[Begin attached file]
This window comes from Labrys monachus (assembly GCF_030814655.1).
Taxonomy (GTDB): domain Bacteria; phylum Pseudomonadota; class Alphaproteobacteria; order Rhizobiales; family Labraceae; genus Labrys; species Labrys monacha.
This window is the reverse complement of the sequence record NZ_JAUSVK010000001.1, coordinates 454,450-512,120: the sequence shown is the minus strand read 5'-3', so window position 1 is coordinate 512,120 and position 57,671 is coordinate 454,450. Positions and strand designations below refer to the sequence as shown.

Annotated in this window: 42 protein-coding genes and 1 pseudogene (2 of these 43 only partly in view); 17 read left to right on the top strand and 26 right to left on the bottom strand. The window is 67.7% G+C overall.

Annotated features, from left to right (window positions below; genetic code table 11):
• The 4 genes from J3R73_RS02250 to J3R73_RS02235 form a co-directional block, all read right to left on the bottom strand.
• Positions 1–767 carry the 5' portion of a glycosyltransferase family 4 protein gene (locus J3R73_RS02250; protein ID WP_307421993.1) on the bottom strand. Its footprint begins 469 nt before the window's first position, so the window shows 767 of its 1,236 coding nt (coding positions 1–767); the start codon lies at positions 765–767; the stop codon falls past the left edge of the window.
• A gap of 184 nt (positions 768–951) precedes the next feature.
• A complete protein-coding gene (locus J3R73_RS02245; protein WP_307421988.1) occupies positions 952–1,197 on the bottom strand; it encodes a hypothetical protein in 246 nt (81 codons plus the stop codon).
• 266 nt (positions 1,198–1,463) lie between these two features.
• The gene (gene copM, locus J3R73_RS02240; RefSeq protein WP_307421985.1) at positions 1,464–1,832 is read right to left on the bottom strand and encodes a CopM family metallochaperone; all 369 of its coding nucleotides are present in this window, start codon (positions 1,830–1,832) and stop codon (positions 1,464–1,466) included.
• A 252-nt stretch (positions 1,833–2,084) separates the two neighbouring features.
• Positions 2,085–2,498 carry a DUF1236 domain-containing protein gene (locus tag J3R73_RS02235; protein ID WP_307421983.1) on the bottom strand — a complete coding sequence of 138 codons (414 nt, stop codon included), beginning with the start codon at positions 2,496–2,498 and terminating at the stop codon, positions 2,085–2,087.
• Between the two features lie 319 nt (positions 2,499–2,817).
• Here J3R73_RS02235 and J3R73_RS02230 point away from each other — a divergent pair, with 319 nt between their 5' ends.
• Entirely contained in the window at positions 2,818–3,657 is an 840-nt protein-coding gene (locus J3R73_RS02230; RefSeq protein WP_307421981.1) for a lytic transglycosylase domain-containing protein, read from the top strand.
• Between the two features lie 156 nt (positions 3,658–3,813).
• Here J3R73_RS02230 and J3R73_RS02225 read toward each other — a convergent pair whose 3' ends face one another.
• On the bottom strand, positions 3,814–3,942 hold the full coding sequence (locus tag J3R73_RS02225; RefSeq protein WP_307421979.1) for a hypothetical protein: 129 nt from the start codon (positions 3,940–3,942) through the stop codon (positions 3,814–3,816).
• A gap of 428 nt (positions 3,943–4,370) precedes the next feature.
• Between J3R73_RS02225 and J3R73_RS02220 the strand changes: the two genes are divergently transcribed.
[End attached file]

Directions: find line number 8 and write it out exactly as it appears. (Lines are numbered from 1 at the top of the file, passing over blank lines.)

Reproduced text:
• A gap of 184 nt (positions 768–951) precedes the next feature.